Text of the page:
• All Share : 51133.13
    DOWN -0.92%
    Top 40 : 4257.93
    DOWN -1.73%
    Financial 15 : 14732.72
    DOWN -0.32%
    Industrial 25 : 59735.20
    DOWN -0.71%

  • ZAR/USD : 10.6356
    UP 0.13%
    ZAR/GBP : 17.6395
    UP 0.19%
    ZAR/EUR : 14.0180
    UP 0.12%
    ZAR/JPY : 0.1025
    UP 0.19%
    ZAR/AUD : 9.9416
    UP 0.03%

  • Gold : 1291.0500
    UP 0.10%
    Platinum : 1425.7000
    UP 0.54%
    Silver : 19.5750
    UP 0.37%
    Palladium : 895.2500
    UP 0.59%
    Brent Crude Oil : 102.550
    UP 0.09%

  • All data is delayed by 15 min. Data supplied by INET BFA
    Hover cursor over this ticker to pause.

Fri Aug 29 03:16:32 SAST 2014

Zircons of Mauritius point to ancient mini-continent

Times LIVE | 21 May, 2013 10:00
Zircon. File photo.
Image by: Teravolt / Wikipedia

According to analysis of sand particles from Mauritius, the Island may be hiding a micro-continent that scientists have named Mauritia.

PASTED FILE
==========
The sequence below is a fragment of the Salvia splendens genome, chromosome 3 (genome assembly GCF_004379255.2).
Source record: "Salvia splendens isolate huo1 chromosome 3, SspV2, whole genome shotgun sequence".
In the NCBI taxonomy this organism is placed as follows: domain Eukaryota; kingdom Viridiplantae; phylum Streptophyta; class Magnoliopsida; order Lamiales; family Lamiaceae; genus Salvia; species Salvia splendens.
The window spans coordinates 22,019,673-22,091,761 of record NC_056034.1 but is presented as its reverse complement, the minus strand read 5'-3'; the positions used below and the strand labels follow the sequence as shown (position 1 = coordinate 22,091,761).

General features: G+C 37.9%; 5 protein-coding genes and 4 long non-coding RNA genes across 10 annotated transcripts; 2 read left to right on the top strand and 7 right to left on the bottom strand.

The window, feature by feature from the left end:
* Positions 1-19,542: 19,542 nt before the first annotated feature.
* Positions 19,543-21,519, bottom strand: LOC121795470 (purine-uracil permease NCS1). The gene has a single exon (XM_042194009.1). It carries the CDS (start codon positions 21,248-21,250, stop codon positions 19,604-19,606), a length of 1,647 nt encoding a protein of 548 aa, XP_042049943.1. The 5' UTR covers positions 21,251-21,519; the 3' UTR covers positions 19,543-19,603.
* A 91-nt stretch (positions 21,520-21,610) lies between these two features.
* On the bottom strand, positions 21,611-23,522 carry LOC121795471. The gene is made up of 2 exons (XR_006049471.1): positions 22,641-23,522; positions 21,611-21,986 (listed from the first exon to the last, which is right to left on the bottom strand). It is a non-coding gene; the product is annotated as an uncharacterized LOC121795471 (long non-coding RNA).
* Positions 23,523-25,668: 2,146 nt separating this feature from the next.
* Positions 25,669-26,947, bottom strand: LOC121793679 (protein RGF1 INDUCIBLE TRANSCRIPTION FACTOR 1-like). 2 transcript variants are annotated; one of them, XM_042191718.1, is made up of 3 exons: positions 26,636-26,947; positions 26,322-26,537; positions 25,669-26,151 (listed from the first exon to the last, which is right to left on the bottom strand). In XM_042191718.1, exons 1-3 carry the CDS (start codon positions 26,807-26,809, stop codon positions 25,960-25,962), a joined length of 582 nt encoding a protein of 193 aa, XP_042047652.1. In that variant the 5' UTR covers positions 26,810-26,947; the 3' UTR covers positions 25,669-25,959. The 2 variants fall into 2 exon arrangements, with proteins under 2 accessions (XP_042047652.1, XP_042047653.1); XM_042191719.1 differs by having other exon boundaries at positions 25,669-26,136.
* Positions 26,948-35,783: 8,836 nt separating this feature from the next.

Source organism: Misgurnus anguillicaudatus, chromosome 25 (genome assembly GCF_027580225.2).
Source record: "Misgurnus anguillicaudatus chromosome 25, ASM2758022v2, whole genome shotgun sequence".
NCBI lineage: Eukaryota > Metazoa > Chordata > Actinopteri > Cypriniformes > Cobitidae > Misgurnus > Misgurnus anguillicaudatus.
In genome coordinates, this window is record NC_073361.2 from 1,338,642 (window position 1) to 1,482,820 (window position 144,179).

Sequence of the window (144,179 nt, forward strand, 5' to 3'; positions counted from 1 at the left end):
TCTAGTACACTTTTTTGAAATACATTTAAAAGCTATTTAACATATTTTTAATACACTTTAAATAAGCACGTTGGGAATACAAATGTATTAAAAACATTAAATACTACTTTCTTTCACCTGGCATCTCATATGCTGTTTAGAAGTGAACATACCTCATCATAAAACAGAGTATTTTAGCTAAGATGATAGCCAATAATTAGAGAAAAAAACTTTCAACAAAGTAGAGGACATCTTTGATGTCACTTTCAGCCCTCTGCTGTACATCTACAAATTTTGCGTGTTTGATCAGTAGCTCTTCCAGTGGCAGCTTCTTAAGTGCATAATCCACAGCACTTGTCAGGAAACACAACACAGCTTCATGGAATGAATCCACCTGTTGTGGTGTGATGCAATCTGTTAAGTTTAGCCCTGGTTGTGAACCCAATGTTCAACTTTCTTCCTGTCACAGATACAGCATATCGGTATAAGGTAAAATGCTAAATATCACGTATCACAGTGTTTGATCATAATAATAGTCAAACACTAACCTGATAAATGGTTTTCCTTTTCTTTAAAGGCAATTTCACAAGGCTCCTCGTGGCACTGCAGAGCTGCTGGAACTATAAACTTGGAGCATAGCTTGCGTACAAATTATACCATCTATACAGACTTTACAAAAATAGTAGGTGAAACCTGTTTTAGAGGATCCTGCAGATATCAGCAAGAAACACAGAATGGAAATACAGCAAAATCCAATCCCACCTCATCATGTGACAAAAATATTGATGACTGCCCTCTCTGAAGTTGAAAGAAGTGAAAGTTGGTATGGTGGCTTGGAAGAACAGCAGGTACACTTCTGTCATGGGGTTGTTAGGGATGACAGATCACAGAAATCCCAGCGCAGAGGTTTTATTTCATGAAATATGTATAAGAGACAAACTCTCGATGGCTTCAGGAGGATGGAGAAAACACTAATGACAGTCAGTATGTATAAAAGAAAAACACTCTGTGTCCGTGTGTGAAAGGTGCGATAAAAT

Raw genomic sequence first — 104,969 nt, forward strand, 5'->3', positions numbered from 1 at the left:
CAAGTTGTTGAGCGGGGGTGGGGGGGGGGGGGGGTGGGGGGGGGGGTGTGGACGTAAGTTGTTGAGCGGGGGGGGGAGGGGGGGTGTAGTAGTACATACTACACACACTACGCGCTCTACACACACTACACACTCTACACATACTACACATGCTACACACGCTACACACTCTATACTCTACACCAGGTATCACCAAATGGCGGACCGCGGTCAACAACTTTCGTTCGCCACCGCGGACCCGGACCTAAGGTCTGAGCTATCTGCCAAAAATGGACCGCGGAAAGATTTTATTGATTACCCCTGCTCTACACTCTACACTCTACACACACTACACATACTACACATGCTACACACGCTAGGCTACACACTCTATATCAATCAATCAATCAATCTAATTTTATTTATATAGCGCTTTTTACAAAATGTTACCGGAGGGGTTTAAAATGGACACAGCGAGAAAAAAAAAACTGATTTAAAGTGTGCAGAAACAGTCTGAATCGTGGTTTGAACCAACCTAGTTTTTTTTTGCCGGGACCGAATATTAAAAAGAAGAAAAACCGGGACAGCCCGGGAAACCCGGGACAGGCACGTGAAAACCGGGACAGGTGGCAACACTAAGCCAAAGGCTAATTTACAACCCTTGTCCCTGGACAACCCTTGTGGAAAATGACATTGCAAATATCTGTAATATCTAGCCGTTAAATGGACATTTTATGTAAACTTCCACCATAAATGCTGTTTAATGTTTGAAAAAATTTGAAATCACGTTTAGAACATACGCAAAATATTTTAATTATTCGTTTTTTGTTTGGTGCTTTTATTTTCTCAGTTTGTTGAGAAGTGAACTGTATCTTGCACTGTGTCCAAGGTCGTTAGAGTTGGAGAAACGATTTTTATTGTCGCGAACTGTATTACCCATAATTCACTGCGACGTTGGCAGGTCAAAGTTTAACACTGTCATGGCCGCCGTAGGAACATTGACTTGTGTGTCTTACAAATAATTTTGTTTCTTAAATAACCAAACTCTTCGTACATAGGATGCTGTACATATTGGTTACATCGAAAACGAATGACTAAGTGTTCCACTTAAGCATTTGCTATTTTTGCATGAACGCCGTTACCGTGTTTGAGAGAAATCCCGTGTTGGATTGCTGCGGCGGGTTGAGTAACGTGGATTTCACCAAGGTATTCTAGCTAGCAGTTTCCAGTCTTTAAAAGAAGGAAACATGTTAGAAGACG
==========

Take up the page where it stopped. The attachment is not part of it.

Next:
"The sand grains contain zircons aged between 660 and 1 970 million years, which is explained by the fact that the zircons were carried by the lava as it pushed through subjacent continental crust of this age," according to Wits university.

Wits university said Zircons are hardly ever found in oceans.

The university said that this provides evidence that Mauritius sits atop a fragment of continental plate from 90 million years ago, when Madagascar split from the Indian subcontinent. This fragment was then buried in massive amounts of lava.

According to Professor Lewis Ashwal from Wits University, who was part of the team of geoscientists from Norway, South Africa, Britain and Germany who announced the find, the breakup of continents is often associated with mantle plumes (an upwelling of abnormally hot rock in the Earth's mantle).

These heat bubbles weaken the rock from below, until eventually the surface rock breaks up.

According to the university's website, if Mauritius is shown to be a continent it does have geopolitical implications, as such a finding would extend the country's claim to the ocean territory around it "possibly all the way up to the Seychelles."

Read the full report on Wits' website.

SHARE YOUR OPINION

If you have an opinion you would like to share on this article, please send us an e-mail to the Times LIVE iLIVE team. In the mean time, click here to view the Times LIVE iLIVE section.
Fri Aug 29 03:16:32 SAST 2014 ::